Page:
Opcode vector: An efficient scheme to detect soft errors in instructions
Martinez, Jorge A.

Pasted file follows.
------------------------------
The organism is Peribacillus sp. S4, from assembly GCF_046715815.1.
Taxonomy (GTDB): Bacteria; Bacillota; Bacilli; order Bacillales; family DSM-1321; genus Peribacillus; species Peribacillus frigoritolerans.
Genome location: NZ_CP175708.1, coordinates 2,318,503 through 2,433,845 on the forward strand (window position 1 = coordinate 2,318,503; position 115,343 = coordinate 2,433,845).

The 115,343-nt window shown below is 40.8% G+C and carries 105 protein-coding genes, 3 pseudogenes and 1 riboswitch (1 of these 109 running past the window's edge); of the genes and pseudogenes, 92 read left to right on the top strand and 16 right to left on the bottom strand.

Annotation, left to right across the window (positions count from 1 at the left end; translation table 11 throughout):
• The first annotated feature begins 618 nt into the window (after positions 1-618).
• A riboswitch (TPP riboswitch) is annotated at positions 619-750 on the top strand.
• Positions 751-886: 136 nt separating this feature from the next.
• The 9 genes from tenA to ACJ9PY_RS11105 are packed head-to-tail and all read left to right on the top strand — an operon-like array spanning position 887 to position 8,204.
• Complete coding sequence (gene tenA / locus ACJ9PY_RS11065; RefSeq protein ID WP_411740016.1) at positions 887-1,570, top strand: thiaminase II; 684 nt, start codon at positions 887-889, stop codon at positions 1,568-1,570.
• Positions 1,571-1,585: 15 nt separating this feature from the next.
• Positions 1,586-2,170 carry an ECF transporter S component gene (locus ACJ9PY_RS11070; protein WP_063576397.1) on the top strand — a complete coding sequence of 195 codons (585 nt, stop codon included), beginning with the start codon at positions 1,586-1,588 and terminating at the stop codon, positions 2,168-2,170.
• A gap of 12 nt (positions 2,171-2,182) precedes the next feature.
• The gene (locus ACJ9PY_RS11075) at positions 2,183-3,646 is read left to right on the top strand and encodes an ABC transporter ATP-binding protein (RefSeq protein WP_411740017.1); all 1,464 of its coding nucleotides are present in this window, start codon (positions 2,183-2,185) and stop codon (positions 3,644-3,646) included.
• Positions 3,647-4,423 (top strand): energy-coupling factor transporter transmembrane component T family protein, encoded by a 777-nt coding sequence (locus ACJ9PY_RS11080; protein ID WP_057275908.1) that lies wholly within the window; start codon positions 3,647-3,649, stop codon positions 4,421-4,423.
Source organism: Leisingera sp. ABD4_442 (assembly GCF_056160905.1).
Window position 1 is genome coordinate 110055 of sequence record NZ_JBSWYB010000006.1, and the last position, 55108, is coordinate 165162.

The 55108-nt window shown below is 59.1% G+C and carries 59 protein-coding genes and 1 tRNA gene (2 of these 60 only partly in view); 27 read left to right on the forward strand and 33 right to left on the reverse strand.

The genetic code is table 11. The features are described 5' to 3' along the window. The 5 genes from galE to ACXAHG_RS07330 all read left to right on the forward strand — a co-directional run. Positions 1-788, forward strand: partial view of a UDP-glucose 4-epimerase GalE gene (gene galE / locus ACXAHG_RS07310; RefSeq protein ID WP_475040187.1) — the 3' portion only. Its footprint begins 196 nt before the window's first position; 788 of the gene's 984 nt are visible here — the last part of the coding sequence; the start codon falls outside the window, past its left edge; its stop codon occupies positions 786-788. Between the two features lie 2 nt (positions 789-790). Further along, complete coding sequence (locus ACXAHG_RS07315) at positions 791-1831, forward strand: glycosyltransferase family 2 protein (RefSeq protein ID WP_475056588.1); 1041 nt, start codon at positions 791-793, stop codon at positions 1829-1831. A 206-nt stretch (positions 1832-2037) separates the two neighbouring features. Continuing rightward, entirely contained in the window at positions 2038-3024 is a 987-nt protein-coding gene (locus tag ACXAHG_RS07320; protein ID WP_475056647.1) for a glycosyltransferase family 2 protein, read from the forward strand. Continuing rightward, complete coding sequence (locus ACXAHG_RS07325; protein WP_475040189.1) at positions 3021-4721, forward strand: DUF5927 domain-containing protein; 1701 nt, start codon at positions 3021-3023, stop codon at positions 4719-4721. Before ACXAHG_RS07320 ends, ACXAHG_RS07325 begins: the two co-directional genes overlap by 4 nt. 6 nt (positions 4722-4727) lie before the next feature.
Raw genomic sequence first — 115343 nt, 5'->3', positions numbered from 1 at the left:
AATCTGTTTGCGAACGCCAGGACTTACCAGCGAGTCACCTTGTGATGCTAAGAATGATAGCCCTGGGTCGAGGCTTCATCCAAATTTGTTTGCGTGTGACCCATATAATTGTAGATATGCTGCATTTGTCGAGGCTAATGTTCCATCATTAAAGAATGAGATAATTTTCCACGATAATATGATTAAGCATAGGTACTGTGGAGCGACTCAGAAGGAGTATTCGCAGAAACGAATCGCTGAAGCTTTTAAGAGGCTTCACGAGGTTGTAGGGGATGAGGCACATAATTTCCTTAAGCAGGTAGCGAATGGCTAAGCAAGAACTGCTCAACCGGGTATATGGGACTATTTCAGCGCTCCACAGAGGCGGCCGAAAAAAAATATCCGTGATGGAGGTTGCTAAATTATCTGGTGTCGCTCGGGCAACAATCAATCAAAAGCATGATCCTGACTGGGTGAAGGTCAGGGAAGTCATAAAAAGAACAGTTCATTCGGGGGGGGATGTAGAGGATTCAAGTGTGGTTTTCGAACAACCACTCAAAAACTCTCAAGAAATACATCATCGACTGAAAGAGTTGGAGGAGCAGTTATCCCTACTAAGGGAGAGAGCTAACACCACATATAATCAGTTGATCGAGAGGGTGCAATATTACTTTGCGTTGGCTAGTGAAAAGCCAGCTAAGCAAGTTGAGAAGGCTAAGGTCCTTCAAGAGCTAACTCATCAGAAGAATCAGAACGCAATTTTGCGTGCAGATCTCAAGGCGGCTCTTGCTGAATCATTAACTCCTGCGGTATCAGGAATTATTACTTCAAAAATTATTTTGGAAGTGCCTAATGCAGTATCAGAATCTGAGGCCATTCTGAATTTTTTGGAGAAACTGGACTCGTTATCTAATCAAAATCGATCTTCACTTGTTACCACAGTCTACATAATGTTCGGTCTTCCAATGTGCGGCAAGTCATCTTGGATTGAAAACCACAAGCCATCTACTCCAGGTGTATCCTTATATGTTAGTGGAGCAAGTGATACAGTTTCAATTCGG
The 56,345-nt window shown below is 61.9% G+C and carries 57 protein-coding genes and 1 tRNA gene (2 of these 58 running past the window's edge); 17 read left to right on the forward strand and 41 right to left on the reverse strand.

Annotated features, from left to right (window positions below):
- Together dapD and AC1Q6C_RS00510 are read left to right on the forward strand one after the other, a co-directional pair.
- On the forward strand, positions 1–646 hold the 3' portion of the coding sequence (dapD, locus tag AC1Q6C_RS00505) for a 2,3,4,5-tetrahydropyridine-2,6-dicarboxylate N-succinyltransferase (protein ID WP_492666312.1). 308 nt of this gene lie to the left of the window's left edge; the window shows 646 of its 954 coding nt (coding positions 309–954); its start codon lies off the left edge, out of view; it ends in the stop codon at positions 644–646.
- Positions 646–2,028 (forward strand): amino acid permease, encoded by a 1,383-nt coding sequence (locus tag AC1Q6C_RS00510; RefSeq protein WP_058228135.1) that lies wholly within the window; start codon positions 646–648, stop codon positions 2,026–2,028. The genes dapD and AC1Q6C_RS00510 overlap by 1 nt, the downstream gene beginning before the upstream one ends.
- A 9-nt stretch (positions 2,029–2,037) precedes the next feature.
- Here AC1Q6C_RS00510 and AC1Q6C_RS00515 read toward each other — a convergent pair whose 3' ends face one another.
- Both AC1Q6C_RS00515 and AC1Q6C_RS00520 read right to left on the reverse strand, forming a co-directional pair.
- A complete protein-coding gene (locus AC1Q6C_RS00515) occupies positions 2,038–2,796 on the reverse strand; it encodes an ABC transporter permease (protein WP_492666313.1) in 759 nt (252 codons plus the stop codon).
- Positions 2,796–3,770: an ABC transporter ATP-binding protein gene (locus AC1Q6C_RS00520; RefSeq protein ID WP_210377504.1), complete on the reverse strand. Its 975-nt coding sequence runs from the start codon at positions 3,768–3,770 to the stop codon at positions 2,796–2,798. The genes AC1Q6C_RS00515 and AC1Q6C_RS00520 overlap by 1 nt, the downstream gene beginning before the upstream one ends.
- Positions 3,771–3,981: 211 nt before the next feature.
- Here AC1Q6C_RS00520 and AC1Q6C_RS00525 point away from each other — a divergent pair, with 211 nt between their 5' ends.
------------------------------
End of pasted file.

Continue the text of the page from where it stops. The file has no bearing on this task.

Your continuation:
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Bit flips on instructions may affect the execution of the processor depending on the Instruction Set Architecture (ISA) and the location of the flipped bits. Intrinsically, ISAs may detect bit upsets if the errors on the instructions produce exceptions that halt the execution. In this paper, we explore a dynamic checking of the instructions to detect errors before execution. The scheme is based on loading an approximate representation of the instructions based on a vector that identifies the opcodes used in the program in a special purpose register. During execution, instructions are first checked on the register and on a negative an error is detected as the instruction has an opcode that does not correspond to any of the ones used in the program. Since we use an approximate representation, a small number of false positives can occur for erroneous instructions which may still be detected if they lead to a system crash. The proposed opcode vector scheme is compared with the use of a Bloom filter (BF) that has been previously proposed to detect errors on instructions. In both cases, a check can produce false positives but not false negatives. The Bloom filter is built using all the bits in the instruction. On the other hand, the opcode vector uses only a few bits of the instruction. In both cases, the check is combined with a previous error propagation scheme. In the opcode case, this ensures that all errors corrupt the opcode bits while for the BF, the error propagation reduces the number of false positives. The proposed approach has two main benefits. The first one is an increase in the error detection rate as the set of valid instructions is restricted to those used in the program allowing the detection of invalid instructions even if they do not lead to a system crash. The second one is that errors are detected before the crash. This is done at the cost of adding a small register for the vector of opcodes and some control logic. This is significantly simpler than in the case of the BF that needs to compute several hash functions and access several bits on the register to perform the check. We evaluated this approach on binary files of the ARM Cortex M0 core. According to our findings, the proposed vector of opcodes is more effective to detect errors than the BF and its detection rate is less dependent on the program size. Based on those results, it seems that the proposed method can be an interesting option to detect errors in instructions for systems on which a small overhead can be introduced if it improves reliability.